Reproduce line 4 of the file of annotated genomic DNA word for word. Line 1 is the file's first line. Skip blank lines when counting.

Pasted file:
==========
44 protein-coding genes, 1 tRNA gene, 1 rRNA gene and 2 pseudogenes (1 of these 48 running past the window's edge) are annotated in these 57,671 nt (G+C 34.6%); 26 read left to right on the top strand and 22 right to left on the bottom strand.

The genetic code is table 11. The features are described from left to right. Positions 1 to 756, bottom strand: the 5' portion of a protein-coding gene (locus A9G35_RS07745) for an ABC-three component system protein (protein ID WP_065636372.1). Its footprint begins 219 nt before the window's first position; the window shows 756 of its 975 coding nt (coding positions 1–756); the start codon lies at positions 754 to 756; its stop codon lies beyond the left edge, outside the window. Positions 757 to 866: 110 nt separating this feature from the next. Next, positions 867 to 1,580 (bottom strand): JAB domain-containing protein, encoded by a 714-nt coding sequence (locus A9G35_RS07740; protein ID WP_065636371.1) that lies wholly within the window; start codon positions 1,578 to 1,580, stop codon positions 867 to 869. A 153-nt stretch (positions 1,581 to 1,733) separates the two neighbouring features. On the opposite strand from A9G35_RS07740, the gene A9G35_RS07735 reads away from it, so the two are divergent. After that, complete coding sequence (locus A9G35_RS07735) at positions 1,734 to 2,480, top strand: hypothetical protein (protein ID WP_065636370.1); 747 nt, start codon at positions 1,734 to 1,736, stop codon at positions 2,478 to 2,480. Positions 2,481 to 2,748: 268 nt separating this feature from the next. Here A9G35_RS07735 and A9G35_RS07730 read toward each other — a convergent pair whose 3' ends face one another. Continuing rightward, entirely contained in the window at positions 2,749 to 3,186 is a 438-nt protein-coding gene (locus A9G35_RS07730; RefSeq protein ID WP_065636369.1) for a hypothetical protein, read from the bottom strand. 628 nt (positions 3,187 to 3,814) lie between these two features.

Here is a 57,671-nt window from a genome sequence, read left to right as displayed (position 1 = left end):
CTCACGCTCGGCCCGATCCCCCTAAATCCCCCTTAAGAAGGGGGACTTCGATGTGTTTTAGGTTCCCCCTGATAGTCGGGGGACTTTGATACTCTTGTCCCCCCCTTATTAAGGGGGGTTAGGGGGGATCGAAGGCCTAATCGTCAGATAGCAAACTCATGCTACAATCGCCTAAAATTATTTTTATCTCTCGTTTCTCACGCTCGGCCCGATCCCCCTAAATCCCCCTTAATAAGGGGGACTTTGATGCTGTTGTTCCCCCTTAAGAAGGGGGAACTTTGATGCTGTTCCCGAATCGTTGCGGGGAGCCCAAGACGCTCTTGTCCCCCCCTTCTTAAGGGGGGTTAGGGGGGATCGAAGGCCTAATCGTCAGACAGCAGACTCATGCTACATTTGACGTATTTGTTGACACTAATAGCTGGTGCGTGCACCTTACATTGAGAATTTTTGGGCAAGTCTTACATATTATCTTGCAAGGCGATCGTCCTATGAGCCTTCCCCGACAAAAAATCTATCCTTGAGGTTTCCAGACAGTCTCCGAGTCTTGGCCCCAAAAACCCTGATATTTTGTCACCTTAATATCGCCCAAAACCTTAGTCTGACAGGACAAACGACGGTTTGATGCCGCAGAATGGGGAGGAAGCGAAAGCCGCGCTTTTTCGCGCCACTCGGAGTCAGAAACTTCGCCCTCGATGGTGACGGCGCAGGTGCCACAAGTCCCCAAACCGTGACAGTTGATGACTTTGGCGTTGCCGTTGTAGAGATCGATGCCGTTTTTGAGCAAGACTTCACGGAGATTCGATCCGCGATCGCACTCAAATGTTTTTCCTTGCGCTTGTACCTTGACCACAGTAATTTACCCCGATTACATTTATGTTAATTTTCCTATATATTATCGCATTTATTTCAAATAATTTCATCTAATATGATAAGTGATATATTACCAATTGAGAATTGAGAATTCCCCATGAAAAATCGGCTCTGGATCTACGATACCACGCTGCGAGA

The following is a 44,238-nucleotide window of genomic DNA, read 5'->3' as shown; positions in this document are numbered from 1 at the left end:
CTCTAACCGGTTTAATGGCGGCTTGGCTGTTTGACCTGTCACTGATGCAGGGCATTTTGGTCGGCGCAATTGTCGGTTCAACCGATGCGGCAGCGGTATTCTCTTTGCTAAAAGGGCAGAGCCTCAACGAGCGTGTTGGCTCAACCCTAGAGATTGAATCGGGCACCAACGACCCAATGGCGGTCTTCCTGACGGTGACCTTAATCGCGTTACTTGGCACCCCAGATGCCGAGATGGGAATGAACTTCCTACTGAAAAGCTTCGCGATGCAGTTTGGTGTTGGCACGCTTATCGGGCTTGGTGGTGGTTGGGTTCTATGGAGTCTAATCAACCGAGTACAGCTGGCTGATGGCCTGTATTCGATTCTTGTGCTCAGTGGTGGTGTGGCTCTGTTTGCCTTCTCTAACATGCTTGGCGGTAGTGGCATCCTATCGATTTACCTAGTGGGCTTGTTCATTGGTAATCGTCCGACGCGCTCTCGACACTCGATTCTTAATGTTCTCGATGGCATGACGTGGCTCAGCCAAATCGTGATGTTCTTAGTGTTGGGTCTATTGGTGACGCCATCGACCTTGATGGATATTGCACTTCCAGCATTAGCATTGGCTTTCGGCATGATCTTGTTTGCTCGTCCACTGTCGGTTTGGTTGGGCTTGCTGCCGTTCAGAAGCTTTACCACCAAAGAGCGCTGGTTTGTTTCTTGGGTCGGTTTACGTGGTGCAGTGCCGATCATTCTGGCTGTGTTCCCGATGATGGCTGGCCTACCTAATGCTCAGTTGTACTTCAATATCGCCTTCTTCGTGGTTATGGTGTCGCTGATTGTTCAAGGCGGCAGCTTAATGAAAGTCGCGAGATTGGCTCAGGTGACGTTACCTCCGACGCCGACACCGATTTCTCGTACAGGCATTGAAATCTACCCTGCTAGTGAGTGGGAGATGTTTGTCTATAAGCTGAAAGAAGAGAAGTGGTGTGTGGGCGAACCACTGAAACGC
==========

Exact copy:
CTCACGCTCGGCCCGATCCCCCTAAATCCCCCTTAAGAAGGGGGACTTCGATGTGTTTTAGGTTCCCCCTGATAGTCGGGGGACTTTGATACTCTTGTCCCCCCCTTATTAAGGGGGGTTAGGGGGGATCGAAGGCCTAATCGTCAGATAGCAAACTCATGCTACAATCGCCTAAAATTATTTTTATCTCTCGTTTCTCACGCTCGGCCCGATCCCCCTAAATCCCCCTTAATAAGGGGGACTTTGATGCTGTTGTTCCCCCTTAAGAAGGGGGAACTTTGATGCTGTTCCCGAATCGTTGCGGGGAGCCCAAGACGCTCTTGTCCCCCCCTTCTTAAGGGGGGTTAGGGGGGATCGAAGGCCTAATCGTCAGACAGCAGACTCATGCTACATTTGACGTATTTGTTGACACTAATAGCTGGTGCGTGCACCTTACATTGAGAATTTTTGGGCAAGTCTTACATATTATCTTGCAAGGCGATCGTCCTATGAGCCTTCCCCGACAAAAAATCTATCCTTGAGGTTTCCAGACAGTCTCCGAGTCTTGGCCCCAAAAACCCTGATATTTTGTCACCTTAATATCGCCCAAAACCTTAGTCTGACAGGACAAACGACGGTTTGATGCCGCAGAATGGGGAGGAAGCGAAAGCCGCGCTTTTTCGCGCCACTCGGAGTCAGAAACTTCGCCCTCGATGGTGACGGCGCAGGTGCCACAAGTCCCCAAACCGTGACAGTTGATGACTTTGGCGTTGCCGTTGTAGAGATCGATGCCGTTTTTGAGCAAGACTTCACGGAGATTCGATCCGCGATCGCACTCAAATGTTTTTCCTTGCGCTTGTACCTTGACCACAGTAATTTACCCCGATTACATTTATGTTAATTTTCCTATATATTATCGCATTTATTTCAAATAATTTCATCTAATATGATAAGTGATATATTACCAATTGAGAATTGAGAATTCCCCATGAAAAATCGGCTCTGGATCTACGATACCACGCTGCGAGA